1. Atmospheric pressure fluctuations in the far infrasound range and emergency transport events coded as circulatory system diseases

    NASA Astrophysics Data System (ADS)

    Didyk, L. A.; Gorgo, Yu. P.; Dirckx, J. J. J.; Bogdanov, V. B.; Buytaert, J. A. N.; Lysenko, V. A.; Didyk, N. P.; Vershygora, A. V.; Erygina, V. T.

    2008-09-01

    This study examines whether a relation exists between rapid atmospheric pressure fluctuations, attributed to the far infrasound frequency range (APF), and a number of emergency transport events coded as circulatory system diseases (EEC). Over an entire year, the average integral amplitudes of APF in the range of periods from 3 s to 120 s over each hour (HA) were measured. Daily dynamics of HA averaged over the year revealed a wave shape with smooth increase from night to day followed by decrease from day to night. The total daily number of EEC within the city of Kiev, Ukraine, was related to the daily mean of HA (DHA) and to the ratio of HA averaged over the day time to HA averaged over the night time (Rdn), and was checked for confounding effects of classical meteorological variables through non-parametric regression algorithms. The number of EEC were significantly higher on days with high DHA (3.72 11.07 Pa, n = 87) compared to the low DHA (0.7 3.62 Pa, n = 260, p = 0.01), as well at days with low Rdn (0.21 1.64, n = 229) compared to the high Rdn (1.65 7.2, n = 118, p = 0.03). A difference between DHA and Rdn effects on the emergency events related to different categories of circulatory diseases points to a higher sensitivity of rheumatic and cerebro-vascular diseases to DHA, and ischaemic and hypertensive diseases to Rdn. Results suggest that APF could be considered as a meteorotropic factor capable of influencing circulatory system diseases.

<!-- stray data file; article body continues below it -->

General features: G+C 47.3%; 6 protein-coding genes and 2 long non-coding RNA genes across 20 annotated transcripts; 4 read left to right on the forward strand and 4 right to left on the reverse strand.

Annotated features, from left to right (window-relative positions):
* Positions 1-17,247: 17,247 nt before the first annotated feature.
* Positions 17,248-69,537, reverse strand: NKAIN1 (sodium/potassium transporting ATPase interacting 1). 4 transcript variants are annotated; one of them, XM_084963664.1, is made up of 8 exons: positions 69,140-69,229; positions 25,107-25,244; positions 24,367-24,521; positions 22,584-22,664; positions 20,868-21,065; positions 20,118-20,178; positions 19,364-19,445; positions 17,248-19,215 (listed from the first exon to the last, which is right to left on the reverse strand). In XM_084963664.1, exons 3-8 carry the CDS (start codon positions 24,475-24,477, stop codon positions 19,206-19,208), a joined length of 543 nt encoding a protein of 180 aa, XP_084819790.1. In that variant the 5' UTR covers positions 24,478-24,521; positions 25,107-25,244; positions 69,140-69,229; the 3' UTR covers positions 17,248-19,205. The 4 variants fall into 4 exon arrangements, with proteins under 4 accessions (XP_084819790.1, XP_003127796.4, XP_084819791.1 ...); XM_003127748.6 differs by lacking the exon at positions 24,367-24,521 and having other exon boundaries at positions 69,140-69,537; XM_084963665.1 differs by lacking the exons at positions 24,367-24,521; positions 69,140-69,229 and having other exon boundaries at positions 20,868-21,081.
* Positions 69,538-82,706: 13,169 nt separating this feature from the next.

2. Progression of Mortality due to Diseases of the Circulatory System and Human Development Index in Rio de Janeiro Municipalities

    PubMed Central

    Soares, Gabriel Porto; Klein, Carlos Henrique; Silva, Nelson Albuquerque de Souza e; de Oliveira, Glaucia Maria Moraes

    2016-01-01

    Background Diseases of the circulatory system (DCS) are the major cause of death in Brazil and worldwide. Objective To correlate the compensated and adjusted mortality rates due to DCS in the Rio de Janeiro State municipalities between 1979 and 2010 with the Human Development Index (HDI) from 1970 onwards. Methods Population and death data were obtained in DATASUS/MS database. Mortality rates due to ischemic heart diseases (IHD), cerebrovascular diseases (CBVD) and DCS adjusted by using the direct method and compensated for ill-defined causes. The HDI data were obtained at the Brazilian Institute of Applied Research in Economics. The mortality rates and HDI values were correlated by estimating Pearson linear coefficients. The correlation coefficients between the mortality rates of census years 1991, 2000 and 2010 and HDI data of census years 1970, 1980 and 1991 were calculated with discrepancy of two demographic censuses. The linear regression coefficients were estimated with disease as the dependent variable and HDI as the independent variable. Results In recent decades, there was a reduction in mortality due to DCS in all Rio de Janeiro State municipalities, mainly because of the decline in mortality due to CBVD, which was preceded by an elevation in HDI. There was a strong correlation between the socioeconomic indicator and mortality rates. Conclusion The HDI progression showed a strong correlation with the decline in mortality due to DCS, signaling to the relevance of improvements in life conditions. PMID:27849263